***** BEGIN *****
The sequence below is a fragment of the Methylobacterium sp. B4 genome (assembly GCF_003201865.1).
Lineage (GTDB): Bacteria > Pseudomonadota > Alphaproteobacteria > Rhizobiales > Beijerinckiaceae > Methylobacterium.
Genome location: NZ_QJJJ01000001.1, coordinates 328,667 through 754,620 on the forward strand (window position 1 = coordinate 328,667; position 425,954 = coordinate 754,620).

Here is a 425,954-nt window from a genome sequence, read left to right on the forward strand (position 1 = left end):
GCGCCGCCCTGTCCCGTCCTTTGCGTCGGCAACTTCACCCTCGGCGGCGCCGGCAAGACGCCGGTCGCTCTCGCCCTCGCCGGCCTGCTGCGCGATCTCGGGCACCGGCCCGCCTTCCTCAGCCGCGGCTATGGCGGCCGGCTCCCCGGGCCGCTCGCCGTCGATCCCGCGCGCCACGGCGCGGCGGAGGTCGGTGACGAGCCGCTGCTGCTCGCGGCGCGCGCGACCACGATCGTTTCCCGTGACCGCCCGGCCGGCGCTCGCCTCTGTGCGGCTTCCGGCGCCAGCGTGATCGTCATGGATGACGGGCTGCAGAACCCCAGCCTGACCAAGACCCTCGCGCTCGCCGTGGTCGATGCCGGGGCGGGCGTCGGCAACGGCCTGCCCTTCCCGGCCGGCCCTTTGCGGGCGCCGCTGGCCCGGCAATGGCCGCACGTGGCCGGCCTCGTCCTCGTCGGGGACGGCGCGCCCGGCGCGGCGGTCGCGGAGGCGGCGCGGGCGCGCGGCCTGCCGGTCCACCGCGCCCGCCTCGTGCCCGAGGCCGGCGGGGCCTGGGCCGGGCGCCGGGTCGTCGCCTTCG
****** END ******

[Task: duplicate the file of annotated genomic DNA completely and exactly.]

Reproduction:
The sequence below is a fragment of the Methylobacterium sp. B4 genome (assembly GCF_003201865.1).
Lineage (GTDB): Bacteria > Pseudomonadota > Alphaproteobacteria > Rhizobiales > Beijerinckiaceae > Methylobacterium.
Genome location: NZ_QJJJ01000001.1, coordinates 328,667 through 754,620 on the forward strand (window position 1 = coordinate 328,667; position 425,954 = coordinate 754,620).

Here is a 425,954-nt window from a genome sequence, read left to right on the forward strand (position 1 = left end):
GCGCCGCCCTGTCCCGTCCTTTGCGTCGGCAACTTCACCCTCGGCGGCGCCGGCAAGACGCCGGTCGCTCTCGCCCTCGCCGGCCTGCTGCGCGATCTCGGGCACCGGCCCGCCTTCCTCAGCCGCGGCTATGGCGGCCGGCTCCCCGGGCCGCTCGCCGTCGATCCCGCGCGCCACGGCGCGGCGGAGGTCGGTGACGAGCCGCTGCTGCTCGCGGCGCGCGCGACCACGATCGTTTCCCGTGACCGCCCGGCCGGCGCTCGCCTCTGTGCGGCTTCCGGCGCCAGCGTGATCGTCATGGATGACGGGCTGCAGAACCCCAGCCTGACCAAGACCCTCGCGCTCGCCGTGGTCGATGCCGGGGCGGGCGTCGGCAACGGCCTGCCCTTCCCGGCCGGCCCTTTGCGGGCGCCGCTGGCCCGGCAATGGCCGCACGTGGCCGGCCTCGTCCTCGTCGGGGACGGCGCGCCCGGCGCGGCGGTCGCGGAGGCGGCGCGGGCGCGCGGCCTGCCGGTCCACCGCGCCCGCCTCGTGCCCGAGGCCGGCGGGGCCTGGGCCGGGCGCCGGGTCGTCGCCTTCG